BBC News is reporting that there is a new ‘Guide to help parents to spot 'problem behaviour’’, while The Daily Telegraph claims that ‘More than one million parents could be offered state-funded lessons in how to play with their children under NHS guidelines’.
Both reports are based on new guidelines, published today by the National Institute for Health and Clinical Excellence (NICE) and the Social Care Institute for Excellence (SCIE), into a condition known as conduct disorder.
Conduct disorder is a relatively common but often overlooked mental health condition in children and young people, which causes defiant behaviour (‘I won’t do what you tell me’) and sometimes severe aggressive and /or antisocial behaviour.
The guideline says half of children with conduct disorders not only miss out on parts of their childhood but go on to develop serious mental health problems, such as antisocial personality disorders, as adults. They also have an increased risk of ending up in prison and developing a drug misuse problem.
The guidelines argue that early intervention in at-risk children is essential to break this chain.
The new guidelines highlight the key role of parents and other carers in detecting and managing conduct disorders and recommends specific training for health and social care workers to help them.
Conduct disorders are the most common type of mental and behavioural problem in children and young people. They are characterised by repeated and persistent patterns of antisocial, aggressive or defiant behaviour, much worse than would normally be expected in a child of that age. Types of behaviour include stealing, fighting, vandalism, and harming people or animals.
Younger children often have a type of conduct disorder called “oppositional defiant disorder”. In these children, the antisocial behaviour is less severe and often involves arguing (“opposing”) and disobeying (“defying”) the adults who look after them.
In teenagers with conduct disorders, the pattern of behaviour can become more extreme and include:
Children with conduct disorders often have other mental health problems, particularly attention deficit hyperactivity disorder (ADHD).
These disorders are the most common reason for children being referred to mental health services, with 5% of all children between five and 16 years old diagnosed with the condition.
The proportion of children with conduct disorders increases with age and they are more common in boys than girls. For example, 7% of boys and 3% of girls aged five to 10 years have conduct disorders; in children aged 11 to 16 years, the proportion rises to 8% of boys and 5% of girls.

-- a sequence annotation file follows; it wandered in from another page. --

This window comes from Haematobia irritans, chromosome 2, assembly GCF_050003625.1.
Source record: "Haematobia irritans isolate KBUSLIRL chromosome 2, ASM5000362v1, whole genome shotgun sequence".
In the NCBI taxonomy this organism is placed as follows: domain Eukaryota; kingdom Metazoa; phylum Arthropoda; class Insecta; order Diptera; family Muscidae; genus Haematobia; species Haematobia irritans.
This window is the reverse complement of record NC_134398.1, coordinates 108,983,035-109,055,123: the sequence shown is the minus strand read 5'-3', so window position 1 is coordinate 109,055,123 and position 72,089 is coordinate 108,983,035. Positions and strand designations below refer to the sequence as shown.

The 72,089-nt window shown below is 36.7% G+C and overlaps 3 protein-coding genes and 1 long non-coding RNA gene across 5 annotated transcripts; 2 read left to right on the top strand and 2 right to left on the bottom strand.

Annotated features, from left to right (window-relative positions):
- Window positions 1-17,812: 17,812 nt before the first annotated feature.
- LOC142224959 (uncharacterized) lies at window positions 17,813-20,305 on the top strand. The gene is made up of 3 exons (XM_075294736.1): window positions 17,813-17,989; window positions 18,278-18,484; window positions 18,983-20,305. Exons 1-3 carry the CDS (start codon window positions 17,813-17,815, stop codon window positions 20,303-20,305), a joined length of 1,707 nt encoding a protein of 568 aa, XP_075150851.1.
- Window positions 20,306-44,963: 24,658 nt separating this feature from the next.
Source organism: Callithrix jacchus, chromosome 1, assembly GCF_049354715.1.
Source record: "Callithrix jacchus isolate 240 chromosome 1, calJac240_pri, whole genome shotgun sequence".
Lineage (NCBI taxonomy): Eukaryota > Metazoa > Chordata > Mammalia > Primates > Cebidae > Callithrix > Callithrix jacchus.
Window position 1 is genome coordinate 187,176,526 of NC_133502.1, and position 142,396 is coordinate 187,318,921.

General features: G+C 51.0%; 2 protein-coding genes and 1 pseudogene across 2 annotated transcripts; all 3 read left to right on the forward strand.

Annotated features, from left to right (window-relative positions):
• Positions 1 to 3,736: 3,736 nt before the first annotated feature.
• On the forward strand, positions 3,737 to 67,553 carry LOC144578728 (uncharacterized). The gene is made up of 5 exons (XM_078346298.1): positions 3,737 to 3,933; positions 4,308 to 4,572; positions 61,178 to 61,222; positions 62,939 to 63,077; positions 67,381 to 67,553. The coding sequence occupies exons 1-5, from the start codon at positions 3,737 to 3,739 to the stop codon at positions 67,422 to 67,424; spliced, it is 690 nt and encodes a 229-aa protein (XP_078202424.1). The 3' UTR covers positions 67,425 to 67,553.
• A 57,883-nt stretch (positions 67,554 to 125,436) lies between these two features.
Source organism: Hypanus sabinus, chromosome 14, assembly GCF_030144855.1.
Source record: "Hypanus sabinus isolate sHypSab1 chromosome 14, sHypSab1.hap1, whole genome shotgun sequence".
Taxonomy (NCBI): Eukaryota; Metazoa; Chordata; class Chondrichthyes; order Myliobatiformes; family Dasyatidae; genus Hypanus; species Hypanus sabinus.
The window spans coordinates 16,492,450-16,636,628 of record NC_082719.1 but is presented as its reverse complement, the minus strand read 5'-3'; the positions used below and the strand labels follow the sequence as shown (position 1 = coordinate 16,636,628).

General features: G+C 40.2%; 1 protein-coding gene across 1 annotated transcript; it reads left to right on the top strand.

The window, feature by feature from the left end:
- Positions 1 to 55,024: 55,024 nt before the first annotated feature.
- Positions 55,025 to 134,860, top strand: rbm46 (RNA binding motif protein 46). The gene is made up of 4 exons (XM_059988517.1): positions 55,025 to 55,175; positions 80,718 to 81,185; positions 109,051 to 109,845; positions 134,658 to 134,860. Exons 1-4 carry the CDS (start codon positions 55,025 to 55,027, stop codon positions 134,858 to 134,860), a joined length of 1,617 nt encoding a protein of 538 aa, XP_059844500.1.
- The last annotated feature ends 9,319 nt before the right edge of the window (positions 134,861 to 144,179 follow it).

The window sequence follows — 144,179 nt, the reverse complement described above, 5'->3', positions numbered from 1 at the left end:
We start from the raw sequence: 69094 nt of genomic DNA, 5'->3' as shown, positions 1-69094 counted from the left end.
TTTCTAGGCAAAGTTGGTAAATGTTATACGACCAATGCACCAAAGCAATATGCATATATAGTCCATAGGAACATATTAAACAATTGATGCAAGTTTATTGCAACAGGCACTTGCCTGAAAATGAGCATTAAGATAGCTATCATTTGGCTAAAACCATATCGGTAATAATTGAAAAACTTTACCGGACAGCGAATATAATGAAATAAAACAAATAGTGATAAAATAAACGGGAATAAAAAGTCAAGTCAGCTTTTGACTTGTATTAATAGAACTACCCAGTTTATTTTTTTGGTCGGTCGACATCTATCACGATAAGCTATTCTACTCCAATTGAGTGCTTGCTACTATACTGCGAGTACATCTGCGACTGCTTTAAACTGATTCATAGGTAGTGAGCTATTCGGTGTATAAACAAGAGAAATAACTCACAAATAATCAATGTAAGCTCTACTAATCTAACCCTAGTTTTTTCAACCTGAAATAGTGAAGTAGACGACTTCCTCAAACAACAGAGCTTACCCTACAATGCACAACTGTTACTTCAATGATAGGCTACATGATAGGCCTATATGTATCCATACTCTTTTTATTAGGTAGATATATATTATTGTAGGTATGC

It is not yet clear why conduct disorders develop. A prevailing view is that, like many mental health conditions, a combination of environmental and biological factors may be involved.
Possible environmental factors include:
In terms of biology, researchers who looked at the brain structures of teenage boys with conduct disorders have found differences in areas of the brain associated with emotions such as empathy and behaviours such as risk-taking.
There may be certain genetic variants that a child inherits that may also make them more prone to develop conduct disorders.
Children and young people diagnosed with conduct disorders often fail at school or college and become socially isolated. In adolescence, they may misuse drugs and alcohol or become involved with the criminal justice system. As adults, this group do badly in terms of education and jobs, are often involved in crime and also have high levels of mental health problems such as antisocial personality disorder.
Several approaches have been developed for children at risk of, or diagnosed with, conduct disorders. In particular, parenting programmes are run by health and social care professionals to help parents improve their children’s behaviour. Treatment for the children themselves includes psychological therapies and sometimes, medication. The treatment of children with conduct disorder can involve many different agencies including health professionals, social services, school and college.
Recognising that a child may be at risk of, or has developed conduct disorder at an early age may help prevent problems later.
Conduct disorder is different from the occasional tantrum or “naughtiness” in a child.
The behaviour of a child with conduct disorder may depend on their age. Younger children (aged under 11) may repeatedly argue with, disobey and defy those looking after them.